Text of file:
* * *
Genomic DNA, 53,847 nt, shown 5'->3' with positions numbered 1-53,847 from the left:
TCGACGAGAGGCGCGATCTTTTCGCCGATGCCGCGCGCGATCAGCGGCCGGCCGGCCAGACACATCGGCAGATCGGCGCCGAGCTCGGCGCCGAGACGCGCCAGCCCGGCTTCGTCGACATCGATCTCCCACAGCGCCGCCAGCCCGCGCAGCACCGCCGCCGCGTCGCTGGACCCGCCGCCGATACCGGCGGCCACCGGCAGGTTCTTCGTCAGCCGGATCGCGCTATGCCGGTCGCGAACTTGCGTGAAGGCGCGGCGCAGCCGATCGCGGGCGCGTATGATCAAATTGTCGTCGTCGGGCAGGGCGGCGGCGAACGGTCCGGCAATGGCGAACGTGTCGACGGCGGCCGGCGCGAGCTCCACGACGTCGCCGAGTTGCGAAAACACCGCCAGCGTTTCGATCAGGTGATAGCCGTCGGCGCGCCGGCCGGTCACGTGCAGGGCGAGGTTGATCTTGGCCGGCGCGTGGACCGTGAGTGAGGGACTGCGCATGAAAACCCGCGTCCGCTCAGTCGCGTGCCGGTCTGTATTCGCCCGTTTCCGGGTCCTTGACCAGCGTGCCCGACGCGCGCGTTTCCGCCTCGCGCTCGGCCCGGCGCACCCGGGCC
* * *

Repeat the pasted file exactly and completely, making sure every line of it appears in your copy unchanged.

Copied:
Genomic DNA, 53,847 nt, shown 5'->3' with positions numbered 1-53,847 from the left:
TCGACGAGAGGCGCGATCTTTTCGCCGATGCCGCGCGCGATCAGCGGCCGGCCGGCCAGACACATCGGCAGATCGGCGCCGAGCTCGGCGCCGAGACGCGCCAGCCCGGCTTCGTCGACATCGATCTCCCACAGCGCCGCCAGCCCGCGCAGCACCGCCGCCGCGTCGCTGGACCCGCCGCCGATACCGGCGGCCACCGGCAGGTTCTTCGTCAGCCGGATCGCGCTATGCCGGTCGCGAACTTGCGTGAAGGCGCGGCGCAGCCGATCGCGGGCGCGTATGATCAAATTGTCGTCGTCGGGCAGGGCGGCGGCGAACGGTCCGGCAATGGCGAACGTGTCGACGGCGGCCGGCGCGAGCTCCACGACGTCGCCGAGTTGCGAAAACACCGCCAGCGTTTCGATCAGGTGATAGCCGTCGGCGCGCCGGCCGGTCACGTGCAGGGCGAGGTTGATCTTGGCCGGCGCGTGGACCGTGAGTGAGGGACTGCGCATGAAAACCCGCGTCCGCTCAGTCGCGTGCCGGTCTGTATTCGCCCGTTTCCGGGTCCTTGACCAGCGTGCCCGACGCGCGCGTTTCCGCCTCGCGCTCGGCCCGGCGCACCCGGGCC